EU foreign ministers on Monday discussed the possibility of further action against Chinese authorities, including restrictions on extradition to China, as Beijing looks set to intensify its crackdown on Hong Kong.
On Monday, Beijing’s top representative in Hong Kong called for a fundamental revision of Hong Kong’s administrative and electoral systems in order to ensure only “patriots” will hold key positions in all three branches of government as well as statutory bodies.
EU governments have been widely criticized by human rights activists for doing less than their U.S. and U.K. counterparts while cozying up to China for an investment pact that could see European companies gain deeper access to the Chinese market.
According to a discussion paper prepared for Monday’s meeting by the European External Action Service, the EU should explore options such as asking all EU member countries to terminate their extradition treaties with China, and planning high-level joint visits to Hong Kong.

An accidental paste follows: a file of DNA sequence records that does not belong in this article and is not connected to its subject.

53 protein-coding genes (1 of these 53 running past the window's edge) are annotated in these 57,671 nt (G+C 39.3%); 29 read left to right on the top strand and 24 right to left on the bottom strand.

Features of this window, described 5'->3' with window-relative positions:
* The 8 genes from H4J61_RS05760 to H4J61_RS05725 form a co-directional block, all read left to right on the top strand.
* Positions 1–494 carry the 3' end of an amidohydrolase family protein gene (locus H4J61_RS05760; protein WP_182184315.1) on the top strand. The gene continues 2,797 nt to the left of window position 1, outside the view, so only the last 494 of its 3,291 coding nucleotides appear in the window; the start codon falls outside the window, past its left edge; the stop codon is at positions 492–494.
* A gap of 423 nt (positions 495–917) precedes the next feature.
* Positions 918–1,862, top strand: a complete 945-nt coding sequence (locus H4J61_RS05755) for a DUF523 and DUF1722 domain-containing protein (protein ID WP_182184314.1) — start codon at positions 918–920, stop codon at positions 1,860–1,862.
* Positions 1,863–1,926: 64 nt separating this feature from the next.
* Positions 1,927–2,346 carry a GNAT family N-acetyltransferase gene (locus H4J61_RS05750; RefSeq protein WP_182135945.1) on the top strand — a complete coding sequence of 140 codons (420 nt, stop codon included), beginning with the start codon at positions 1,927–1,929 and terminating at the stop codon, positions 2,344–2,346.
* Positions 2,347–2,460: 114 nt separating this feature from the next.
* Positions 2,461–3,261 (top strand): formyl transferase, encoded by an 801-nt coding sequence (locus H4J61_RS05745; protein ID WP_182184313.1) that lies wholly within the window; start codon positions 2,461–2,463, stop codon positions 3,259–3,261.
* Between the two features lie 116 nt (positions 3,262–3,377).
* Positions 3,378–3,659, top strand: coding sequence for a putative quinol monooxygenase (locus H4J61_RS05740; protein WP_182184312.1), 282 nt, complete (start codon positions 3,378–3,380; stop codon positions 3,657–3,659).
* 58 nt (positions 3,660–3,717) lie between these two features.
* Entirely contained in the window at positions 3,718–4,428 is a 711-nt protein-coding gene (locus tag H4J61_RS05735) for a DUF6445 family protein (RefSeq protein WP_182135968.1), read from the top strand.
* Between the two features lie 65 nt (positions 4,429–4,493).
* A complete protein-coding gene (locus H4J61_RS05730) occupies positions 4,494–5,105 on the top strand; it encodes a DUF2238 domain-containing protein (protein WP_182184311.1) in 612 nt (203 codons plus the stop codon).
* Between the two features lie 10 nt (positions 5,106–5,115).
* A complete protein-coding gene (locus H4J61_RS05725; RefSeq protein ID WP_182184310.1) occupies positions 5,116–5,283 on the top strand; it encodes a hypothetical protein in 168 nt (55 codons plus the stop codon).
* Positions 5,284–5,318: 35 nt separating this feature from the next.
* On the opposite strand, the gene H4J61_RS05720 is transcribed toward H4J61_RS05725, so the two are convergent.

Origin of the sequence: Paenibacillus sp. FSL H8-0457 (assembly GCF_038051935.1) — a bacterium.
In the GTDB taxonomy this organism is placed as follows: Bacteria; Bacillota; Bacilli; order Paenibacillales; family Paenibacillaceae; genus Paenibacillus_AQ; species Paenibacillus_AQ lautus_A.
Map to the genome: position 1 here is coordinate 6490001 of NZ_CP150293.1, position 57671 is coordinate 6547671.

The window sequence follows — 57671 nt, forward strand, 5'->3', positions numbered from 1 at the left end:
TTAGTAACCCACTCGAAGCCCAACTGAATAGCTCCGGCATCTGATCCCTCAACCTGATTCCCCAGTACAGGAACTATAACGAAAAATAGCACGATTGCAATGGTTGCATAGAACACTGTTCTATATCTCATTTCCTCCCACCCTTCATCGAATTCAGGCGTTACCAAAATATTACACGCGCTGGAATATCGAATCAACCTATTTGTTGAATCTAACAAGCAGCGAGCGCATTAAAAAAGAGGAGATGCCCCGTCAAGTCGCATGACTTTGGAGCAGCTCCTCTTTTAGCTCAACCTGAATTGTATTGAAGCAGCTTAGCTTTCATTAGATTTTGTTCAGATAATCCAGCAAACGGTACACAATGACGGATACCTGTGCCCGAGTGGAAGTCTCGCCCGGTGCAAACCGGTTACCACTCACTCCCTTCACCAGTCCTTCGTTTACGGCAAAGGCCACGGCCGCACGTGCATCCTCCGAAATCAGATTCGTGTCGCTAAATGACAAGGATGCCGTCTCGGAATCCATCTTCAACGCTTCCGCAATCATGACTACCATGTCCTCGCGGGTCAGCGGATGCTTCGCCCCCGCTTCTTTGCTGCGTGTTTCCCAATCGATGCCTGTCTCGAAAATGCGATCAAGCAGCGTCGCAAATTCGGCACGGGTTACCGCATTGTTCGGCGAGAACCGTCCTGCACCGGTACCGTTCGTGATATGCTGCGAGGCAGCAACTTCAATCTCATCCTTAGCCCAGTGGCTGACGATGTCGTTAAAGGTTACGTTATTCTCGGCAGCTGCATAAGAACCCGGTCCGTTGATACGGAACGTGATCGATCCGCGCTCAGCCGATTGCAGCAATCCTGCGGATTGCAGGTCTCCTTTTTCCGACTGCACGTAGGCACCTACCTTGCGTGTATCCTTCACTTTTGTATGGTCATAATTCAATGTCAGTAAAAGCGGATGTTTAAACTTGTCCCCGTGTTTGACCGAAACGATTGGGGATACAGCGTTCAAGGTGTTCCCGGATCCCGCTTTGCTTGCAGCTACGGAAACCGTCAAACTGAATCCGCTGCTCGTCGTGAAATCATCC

“At national and European level, Hong Kong is attracting growing attention from civil society and the media,” the EEAS document read. “While the package adopted in July was well received at the time, the EU’s position is coming under increasing scrutiny as the situation deteriorates.”
“Against this background, it seems opportune to consider the EU’s possible further response,” it added.
A key question, according to the EEAS, is the extent to which the deteriorating situation in Hong Kong would impact overall EU-China relations.
The big challenge for EU foreign policy is to try to find a common position among 27 member countries, given the close ties between China and certain nations, such as Hungary.
“In order to be credible and effective, all EU measures must enjoy full support from member states,” the paper said. “Lack of unity or hesitant support would undermine the effectiveness of the EU response and the EU’s credibility as a political interlocutor with China.”
The EU should also coordinate joint outreach to Beijing and Hong Kong with the United States, Canada, Australia, Japan, South Korea, Norway and Switzerland, according to the paper.